From “tweens” getting their first smart phone, to preschoolers playing games on mom’s tablet, to students researching a science fair project, more and more kids are online. Nearly half of children between first and fourth grade have regular access to a cell phone. The majority of middle school and high school students have their own phones.
Parents are concerned about what their children may be seeing online, but they should also be concerned about what they are sharing online. Here are some tips for parents.
Talk to your kids
If you are not already talking to your children about what they read and watch, or where they play and how they interact online, now is the time to start. Check out this online safety guide and “A Parent’s Guide to Children and Advertising” produced by the Children’s Advertising Review Unit (CARU).
Spend some time with your children online
What sites do they visit? What activities do they take part in? Are these sites appropriate for your child’s level of development?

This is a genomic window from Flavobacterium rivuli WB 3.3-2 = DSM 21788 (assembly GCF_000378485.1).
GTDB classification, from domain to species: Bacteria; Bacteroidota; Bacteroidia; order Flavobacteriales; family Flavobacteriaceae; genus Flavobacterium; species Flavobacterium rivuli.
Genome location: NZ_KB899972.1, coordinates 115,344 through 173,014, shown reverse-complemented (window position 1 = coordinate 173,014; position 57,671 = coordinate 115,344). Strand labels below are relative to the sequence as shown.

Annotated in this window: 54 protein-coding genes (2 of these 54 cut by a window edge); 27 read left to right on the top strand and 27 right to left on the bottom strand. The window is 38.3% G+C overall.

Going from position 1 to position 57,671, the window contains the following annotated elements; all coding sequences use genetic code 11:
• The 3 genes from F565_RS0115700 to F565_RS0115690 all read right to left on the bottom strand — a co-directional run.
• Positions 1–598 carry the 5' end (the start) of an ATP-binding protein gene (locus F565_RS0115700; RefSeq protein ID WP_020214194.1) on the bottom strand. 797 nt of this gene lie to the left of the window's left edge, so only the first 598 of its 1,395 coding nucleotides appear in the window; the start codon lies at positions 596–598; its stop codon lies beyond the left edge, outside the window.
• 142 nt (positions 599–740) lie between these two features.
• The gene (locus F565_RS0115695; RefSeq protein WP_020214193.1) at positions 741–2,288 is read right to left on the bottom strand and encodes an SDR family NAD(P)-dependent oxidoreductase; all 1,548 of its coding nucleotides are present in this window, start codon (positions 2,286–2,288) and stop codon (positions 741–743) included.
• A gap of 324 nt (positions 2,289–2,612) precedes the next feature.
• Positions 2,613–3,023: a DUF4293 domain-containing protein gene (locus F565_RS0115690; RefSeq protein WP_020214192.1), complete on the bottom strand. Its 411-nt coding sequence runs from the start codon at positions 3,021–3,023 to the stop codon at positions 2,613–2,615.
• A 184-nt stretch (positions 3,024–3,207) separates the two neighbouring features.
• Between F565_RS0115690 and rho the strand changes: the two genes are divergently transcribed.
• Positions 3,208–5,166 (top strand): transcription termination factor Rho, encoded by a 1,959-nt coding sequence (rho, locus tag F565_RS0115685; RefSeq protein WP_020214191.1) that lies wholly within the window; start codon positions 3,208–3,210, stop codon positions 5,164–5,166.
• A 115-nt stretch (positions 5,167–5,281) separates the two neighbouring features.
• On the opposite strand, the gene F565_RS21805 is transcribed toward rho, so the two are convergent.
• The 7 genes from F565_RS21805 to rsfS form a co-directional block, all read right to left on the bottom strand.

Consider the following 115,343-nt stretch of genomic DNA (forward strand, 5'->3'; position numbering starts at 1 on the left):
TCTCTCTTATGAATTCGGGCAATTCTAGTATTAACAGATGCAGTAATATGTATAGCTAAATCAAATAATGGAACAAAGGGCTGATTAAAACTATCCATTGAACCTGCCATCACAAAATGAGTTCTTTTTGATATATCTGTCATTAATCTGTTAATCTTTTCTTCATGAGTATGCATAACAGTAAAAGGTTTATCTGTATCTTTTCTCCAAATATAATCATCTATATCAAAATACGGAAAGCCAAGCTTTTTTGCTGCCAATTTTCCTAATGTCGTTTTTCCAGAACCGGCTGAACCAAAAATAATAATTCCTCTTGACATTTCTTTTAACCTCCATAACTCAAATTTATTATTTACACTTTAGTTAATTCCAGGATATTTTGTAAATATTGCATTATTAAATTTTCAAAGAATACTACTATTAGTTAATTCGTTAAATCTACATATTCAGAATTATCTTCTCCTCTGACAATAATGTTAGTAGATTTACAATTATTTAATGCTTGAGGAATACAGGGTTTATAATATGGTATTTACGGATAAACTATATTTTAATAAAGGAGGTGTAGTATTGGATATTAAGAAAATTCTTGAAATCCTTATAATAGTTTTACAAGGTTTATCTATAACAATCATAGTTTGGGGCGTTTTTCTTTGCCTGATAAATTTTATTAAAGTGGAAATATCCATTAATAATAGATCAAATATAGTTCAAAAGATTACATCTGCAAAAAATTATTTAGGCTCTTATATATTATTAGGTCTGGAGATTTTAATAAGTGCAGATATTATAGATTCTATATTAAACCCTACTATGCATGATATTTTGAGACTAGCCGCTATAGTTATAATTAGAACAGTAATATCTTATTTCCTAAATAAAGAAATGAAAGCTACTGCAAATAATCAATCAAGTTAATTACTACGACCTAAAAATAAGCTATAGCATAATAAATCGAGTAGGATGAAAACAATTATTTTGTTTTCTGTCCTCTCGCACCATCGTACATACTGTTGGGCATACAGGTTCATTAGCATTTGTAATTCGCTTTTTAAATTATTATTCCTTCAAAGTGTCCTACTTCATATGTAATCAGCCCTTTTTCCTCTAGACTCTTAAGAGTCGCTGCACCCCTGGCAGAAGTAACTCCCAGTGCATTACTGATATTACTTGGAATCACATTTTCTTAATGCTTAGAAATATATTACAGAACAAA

Explain online advertising. Just like the overall online experience, online advertising is interactive. Help your children understand that banner ads and pop-ups are designed to get clicks. To avoid scammers, make a family rule about when children are allowed to click and when they are not.
Have a rule about sharing
Tell your children to ask you before they share personal information or photos online. Once that information is on the web, you may not be able to control who sees it and how they use it. Your children should always tell you the types of information they are asked to share or want to share online.
Use parental controls
Computers, Internet browsers, tablets and mobile phones have parental controls that you can use to place limits on where your children go online, the types of advertising they may encounter, even the hours they can access the device. Get to know what controls are available to you as a parent and learn how to use them. Start with your mobile carrier because most have extensive online resources for parents.
Short for “applications,” apps are downloaded software that run on various devices. You should be aware that apps might collect and share personal information about your child. They may include ads that are not labeled as such. Even free apps may include paid features, and children may not understand that some apps or game features cost money, since they are labeled as free to download.
Read privacy policies
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